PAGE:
While they may make the transition a little faster, the financial realities of renewable electricity and electric vehicles (EVs) mean that government incentives for solar power, batteries, and electric vehicles are not necessary. They are a waste of money at a time when our national budgets (and state, local, business, and personal budgets) are all strained.

EVs are reaching the point where they are cheaper to produce. They cost less to operate. They have almost no maintenance costs other than tires and windshield washer fluid. They cost less to charge. And as renewable electricity capacity continues to grow, will get even cheaper over time.

Renewable energy is already cheaper than fossil fuels. It costs less to install solar or wind power along with associated battery packs than it costs to operate a fossil fuel power plant of comparable size.  This trend will continue as more solar panels are made and Wright’s law demonstrates that with each doubling of solar panel manufacturing, has led to a cost decrease of between 30 and 40 percent. This trend shows no sign of decreasing.


Streets of New York City in 1900 with horse drawn traffic

Back in 1910, when the automobile was beginning to make an impact on transportation, cities were still overrun with horse drawn transport. There was no national network of gas or service stations. There were few paved roads and no interstate highways. Then Lt Eisenhower was tasked with taking a convoy of trucks and cars across the US, it took him six weeks to make the trip. That experience was one of the things that led to our modern Interstate Highway system, named in his honor. That system did not get started until the 1950s. long after the transition to internal combustion engines was complete.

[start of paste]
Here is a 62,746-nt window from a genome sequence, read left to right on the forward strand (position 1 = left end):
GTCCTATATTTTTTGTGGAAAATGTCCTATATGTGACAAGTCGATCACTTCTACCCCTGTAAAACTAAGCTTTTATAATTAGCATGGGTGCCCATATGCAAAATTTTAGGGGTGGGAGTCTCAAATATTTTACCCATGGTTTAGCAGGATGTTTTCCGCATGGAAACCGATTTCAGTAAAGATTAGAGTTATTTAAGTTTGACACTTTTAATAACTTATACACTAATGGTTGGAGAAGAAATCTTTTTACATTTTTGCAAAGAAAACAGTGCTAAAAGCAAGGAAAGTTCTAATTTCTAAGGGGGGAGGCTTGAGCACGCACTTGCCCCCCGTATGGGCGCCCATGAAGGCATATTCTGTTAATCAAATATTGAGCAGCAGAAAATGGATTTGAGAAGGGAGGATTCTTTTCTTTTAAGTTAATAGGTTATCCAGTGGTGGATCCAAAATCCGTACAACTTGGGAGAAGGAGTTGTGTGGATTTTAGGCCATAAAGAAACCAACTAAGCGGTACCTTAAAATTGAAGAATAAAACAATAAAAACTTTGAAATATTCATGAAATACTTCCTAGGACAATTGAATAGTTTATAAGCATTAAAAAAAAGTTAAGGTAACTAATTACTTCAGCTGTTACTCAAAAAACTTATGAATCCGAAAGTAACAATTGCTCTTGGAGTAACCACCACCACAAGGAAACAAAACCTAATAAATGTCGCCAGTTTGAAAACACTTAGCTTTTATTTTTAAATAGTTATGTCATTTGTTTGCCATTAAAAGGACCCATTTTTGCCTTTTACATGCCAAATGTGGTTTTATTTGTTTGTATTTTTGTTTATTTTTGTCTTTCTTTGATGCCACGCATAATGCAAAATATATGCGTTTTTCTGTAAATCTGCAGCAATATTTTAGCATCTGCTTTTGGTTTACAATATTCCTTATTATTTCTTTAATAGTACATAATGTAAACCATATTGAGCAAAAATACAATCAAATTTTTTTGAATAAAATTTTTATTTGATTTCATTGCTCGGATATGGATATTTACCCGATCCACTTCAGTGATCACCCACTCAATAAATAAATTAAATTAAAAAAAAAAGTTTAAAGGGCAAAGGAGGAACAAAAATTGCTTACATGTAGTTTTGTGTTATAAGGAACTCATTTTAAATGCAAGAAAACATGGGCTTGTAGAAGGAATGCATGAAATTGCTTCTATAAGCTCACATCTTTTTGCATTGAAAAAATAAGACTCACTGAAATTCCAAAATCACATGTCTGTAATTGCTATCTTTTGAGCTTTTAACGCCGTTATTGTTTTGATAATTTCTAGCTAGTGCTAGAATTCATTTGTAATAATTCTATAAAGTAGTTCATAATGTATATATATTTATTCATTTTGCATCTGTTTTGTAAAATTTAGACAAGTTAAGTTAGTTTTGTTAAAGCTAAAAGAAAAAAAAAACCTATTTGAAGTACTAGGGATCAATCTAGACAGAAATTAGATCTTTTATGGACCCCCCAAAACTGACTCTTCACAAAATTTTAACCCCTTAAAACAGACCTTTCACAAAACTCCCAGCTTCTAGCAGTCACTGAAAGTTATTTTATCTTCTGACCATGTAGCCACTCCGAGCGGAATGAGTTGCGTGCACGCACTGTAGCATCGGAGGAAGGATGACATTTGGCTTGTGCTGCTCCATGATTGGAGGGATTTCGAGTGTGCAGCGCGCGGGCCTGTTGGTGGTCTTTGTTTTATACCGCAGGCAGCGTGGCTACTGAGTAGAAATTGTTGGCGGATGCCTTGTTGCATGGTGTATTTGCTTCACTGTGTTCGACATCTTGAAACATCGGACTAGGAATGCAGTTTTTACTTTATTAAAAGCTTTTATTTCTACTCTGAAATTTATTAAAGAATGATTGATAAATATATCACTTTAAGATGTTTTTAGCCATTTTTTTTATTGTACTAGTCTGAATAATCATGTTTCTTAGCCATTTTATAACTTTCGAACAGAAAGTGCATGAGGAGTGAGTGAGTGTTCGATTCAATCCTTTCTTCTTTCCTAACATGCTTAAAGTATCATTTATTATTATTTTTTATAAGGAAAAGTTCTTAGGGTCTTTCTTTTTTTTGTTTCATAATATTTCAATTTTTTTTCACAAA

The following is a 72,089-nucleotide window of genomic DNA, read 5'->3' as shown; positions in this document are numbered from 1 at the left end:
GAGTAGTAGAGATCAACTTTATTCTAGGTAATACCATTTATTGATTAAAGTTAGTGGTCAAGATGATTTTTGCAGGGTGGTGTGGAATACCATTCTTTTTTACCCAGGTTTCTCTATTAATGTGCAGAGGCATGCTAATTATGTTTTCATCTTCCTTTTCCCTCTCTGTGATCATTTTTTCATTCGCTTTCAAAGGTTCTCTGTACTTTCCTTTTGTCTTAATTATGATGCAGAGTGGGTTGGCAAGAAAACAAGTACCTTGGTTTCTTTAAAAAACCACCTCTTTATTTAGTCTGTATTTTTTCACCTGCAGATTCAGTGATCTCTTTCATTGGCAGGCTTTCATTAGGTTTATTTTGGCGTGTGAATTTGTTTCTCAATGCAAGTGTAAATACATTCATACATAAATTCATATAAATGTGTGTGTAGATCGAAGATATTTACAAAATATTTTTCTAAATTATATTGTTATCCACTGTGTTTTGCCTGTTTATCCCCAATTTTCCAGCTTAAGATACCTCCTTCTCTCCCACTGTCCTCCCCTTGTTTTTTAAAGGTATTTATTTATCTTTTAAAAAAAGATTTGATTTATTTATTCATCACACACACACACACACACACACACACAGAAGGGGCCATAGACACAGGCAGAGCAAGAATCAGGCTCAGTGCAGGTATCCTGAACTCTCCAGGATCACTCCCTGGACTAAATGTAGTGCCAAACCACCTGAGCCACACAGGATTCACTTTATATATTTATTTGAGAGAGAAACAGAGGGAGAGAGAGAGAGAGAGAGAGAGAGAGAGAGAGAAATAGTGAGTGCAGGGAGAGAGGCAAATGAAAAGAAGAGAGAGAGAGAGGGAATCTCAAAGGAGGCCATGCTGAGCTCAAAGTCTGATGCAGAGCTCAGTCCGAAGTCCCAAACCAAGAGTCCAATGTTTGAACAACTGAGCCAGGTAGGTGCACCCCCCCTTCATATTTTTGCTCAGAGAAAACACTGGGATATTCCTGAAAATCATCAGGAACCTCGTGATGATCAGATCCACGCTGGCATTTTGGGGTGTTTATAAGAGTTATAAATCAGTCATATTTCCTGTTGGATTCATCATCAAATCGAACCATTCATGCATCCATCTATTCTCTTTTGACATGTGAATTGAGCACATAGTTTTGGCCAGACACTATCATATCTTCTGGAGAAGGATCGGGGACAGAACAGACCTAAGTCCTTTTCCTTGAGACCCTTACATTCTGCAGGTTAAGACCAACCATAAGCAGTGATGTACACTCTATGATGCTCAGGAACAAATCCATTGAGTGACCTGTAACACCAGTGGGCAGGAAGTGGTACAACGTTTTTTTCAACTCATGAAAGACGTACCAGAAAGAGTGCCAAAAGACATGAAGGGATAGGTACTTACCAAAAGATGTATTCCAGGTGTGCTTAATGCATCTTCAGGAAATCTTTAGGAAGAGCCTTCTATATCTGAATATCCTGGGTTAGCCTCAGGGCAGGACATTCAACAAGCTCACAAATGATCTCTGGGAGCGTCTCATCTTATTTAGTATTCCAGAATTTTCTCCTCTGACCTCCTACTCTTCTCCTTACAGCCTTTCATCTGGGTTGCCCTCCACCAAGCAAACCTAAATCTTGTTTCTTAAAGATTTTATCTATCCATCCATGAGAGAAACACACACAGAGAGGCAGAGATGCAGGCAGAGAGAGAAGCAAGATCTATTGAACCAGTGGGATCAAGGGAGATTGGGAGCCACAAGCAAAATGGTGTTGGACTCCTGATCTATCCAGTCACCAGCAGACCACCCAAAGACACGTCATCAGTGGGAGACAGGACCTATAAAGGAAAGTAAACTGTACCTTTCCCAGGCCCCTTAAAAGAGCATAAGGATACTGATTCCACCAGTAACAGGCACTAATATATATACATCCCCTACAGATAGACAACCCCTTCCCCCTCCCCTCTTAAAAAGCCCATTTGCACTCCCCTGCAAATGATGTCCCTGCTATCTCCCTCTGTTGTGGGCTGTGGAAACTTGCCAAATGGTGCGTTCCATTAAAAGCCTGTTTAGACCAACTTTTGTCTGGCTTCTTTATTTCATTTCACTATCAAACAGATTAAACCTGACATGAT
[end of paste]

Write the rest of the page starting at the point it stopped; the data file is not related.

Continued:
Easter Parade NYC 1913

Despite no national incentives, the transition from animal transport to combustion engine transport took place in less than a decade once it got started. It did so without government tax credits, it did so without government-built gas or service stations. The current cry for government subsidies and tax credits for the transition to EVs and renewable energy are well intentioned but unnecessary. Given the present budget crisis, perhaps it is time for government to allow private enterprise and consumer choices to let the adoption of EVs happen naturally, without government expense that we cannot afford.

Exponential Growth

Another thing that people do not understand is how fast this transition is going to be. People think linearly, that since there was a growth of 2 percent this year, there will be a growth of 2 percent next year and the transition will take decades. The adoption curve for new technologies tends to be exponential. A one percent growth last year, a two percent growth this year, four the next, and eight after that. Then 16, 32, 64, and basically 100% in less than ten years. EVs basically got started before 2020 and full adoption (except, maybe, for some edge cases and the long tail) will be before 2030. For legacy automotive counting on ICE vehicle sales until 2035 to fund their transition to EVs, this is not good news. For humans who live on earth and breathe the air, it is very good news indeed.